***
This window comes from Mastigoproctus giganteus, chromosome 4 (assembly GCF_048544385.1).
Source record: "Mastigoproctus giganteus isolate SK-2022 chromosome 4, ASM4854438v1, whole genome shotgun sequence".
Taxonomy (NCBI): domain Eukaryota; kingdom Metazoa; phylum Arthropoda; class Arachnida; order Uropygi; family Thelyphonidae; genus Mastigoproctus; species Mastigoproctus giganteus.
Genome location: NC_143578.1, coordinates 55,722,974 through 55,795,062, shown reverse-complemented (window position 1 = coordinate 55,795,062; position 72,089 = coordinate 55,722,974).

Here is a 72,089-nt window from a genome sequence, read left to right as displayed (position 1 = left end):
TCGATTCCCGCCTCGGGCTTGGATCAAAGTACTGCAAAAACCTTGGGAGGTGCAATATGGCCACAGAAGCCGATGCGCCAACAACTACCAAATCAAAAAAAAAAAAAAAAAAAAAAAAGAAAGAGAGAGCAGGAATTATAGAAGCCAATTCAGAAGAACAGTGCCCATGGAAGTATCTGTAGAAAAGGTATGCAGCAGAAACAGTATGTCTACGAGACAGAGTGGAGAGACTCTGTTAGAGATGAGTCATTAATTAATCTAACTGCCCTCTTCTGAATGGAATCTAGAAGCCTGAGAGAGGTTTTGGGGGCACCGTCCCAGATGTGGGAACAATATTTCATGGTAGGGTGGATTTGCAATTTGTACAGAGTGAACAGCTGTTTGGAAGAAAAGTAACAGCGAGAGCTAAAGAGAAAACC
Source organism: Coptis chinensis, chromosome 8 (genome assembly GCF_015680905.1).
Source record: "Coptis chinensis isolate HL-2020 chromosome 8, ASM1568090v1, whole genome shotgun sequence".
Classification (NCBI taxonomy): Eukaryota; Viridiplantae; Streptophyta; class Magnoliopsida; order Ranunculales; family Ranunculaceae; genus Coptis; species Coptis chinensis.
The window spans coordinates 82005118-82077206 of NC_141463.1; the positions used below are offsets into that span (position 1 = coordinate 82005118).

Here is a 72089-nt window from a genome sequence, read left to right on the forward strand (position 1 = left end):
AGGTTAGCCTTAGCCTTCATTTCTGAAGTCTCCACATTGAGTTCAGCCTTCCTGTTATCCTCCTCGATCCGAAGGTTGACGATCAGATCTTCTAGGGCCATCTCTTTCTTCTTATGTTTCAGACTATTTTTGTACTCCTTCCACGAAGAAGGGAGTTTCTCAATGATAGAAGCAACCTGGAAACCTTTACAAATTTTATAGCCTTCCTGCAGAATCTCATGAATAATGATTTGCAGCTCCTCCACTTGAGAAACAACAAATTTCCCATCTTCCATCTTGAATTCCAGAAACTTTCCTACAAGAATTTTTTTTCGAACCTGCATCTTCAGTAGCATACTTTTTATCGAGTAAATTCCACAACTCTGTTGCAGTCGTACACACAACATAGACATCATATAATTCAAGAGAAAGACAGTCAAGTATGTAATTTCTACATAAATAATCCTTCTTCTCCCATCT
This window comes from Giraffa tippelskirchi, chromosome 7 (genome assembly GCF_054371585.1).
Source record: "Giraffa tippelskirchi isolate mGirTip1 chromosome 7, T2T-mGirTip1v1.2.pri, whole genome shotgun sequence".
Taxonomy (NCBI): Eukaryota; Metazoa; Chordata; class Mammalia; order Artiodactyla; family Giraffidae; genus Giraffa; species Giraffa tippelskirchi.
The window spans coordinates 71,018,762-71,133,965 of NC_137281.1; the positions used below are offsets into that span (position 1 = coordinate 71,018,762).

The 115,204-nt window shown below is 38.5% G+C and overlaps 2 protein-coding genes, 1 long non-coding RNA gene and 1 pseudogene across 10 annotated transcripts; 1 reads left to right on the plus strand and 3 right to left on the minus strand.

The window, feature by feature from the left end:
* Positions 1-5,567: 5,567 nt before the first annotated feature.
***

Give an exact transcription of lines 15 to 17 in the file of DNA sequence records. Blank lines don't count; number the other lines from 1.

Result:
Taxonomy (NCBI): Eukaryota; Metazoa; Chordata; class Mammalia; order Artiodactyla; family Giraffidae; genus Giraffa; species Giraffa tippelskirchi.
The window spans coordinates 71,018,762-71,133,965 of NC_137281.1; the positions used below are offsets into that span (position 1 = coordinate 71,018,762).

The 115,204-nt window shown below is 38.5% G+C and overlaps 2 protein-coding genes, 1 long non-coding RNA gene and 1 pseudogene across 10 annotated transcripts; 1 reads left to right on the plus strand and 3 right to left on the minus strand.